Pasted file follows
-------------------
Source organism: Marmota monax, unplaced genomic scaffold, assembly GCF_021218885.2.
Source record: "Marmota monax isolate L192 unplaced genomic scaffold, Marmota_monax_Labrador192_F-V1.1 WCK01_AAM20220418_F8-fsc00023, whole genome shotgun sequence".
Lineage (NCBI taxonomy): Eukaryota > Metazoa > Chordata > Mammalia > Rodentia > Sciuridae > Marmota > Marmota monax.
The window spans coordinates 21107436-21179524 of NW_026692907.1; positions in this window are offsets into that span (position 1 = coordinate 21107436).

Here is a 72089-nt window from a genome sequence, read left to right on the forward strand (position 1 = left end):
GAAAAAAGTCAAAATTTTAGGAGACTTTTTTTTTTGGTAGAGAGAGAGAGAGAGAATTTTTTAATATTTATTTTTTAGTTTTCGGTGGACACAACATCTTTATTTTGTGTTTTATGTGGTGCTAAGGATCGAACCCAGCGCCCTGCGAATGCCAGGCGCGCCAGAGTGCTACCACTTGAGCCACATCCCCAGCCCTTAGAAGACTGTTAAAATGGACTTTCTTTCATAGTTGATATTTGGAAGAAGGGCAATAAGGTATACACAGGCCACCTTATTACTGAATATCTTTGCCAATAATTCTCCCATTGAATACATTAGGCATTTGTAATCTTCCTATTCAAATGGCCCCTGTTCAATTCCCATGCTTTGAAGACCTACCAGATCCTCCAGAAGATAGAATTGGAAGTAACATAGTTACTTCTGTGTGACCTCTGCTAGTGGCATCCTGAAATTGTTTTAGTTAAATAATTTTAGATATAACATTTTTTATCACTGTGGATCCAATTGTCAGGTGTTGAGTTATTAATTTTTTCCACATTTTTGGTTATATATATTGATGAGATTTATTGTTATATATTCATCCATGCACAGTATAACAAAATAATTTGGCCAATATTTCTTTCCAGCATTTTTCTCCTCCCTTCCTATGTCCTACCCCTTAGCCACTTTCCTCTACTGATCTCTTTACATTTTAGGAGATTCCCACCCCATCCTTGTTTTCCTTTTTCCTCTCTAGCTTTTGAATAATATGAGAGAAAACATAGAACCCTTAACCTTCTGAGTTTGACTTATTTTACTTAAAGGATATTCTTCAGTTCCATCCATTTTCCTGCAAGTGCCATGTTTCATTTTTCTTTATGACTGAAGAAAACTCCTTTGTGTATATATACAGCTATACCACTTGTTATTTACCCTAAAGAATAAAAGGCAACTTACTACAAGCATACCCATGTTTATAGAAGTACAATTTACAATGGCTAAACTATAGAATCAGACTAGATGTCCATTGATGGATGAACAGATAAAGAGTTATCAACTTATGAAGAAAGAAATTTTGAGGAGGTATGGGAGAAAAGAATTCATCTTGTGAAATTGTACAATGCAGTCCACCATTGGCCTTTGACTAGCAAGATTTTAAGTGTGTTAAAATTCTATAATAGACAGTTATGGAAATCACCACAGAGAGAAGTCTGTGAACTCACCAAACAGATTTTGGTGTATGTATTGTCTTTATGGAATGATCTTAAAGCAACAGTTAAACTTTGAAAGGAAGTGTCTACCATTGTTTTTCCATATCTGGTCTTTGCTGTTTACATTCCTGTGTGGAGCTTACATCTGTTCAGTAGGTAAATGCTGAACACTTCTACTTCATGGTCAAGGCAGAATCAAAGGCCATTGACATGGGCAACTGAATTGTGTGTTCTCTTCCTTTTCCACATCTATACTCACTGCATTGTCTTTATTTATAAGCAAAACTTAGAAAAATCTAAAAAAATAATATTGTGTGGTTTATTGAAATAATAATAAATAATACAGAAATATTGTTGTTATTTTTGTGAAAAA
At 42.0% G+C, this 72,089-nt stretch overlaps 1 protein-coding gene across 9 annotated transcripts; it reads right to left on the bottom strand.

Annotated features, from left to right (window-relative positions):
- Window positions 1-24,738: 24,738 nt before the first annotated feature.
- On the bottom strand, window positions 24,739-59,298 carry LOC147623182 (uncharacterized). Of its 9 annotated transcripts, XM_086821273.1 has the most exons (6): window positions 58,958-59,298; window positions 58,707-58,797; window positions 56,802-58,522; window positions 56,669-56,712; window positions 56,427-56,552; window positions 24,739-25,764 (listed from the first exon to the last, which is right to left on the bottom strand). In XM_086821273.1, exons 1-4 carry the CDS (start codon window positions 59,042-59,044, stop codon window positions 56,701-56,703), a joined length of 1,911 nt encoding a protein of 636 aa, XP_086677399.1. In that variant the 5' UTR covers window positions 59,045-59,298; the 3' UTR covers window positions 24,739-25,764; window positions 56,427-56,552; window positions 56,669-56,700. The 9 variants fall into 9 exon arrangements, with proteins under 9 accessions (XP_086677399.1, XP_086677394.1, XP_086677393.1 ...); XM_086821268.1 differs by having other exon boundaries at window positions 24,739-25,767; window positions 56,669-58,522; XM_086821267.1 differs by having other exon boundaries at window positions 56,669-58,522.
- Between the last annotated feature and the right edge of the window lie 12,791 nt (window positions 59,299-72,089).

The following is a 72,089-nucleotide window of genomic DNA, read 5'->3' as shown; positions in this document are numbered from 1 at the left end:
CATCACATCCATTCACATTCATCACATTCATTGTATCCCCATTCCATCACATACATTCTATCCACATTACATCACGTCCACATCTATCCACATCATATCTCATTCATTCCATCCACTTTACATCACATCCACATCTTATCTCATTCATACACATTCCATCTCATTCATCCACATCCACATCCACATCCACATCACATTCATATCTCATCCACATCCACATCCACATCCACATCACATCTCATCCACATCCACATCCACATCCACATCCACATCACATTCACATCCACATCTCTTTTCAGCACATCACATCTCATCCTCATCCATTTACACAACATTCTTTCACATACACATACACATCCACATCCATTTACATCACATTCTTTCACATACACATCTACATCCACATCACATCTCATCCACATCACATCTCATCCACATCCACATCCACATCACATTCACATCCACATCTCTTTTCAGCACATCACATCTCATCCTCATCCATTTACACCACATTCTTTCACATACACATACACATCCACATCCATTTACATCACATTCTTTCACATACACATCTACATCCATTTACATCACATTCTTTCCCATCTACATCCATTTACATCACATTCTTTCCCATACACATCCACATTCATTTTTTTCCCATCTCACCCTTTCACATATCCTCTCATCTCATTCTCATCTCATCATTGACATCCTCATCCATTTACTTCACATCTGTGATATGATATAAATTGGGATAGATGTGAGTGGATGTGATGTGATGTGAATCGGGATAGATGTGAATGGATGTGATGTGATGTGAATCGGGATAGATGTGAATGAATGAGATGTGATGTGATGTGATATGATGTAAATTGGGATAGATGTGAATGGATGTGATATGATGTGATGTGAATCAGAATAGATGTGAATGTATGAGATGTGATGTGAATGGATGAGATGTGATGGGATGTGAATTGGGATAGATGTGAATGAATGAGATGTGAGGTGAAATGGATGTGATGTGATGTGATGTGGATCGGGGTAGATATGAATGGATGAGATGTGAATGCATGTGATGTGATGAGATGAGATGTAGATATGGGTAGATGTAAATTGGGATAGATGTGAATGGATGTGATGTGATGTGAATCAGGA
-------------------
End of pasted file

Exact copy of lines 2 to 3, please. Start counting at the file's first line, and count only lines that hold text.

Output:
Source record: "Marmota monax isolate L192 unplaced genomic scaffold, Marmota_monax_Labrador192_F-V1.1 WCK01_AAM20220418_F8-fsc00023, whole genome shotgun sequence".
Lineage (NCBI taxonomy): Eukaryota > Metazoa > Chordata > Mammalia > Rodentia > Sciuridae > Marmota > Marmota monax.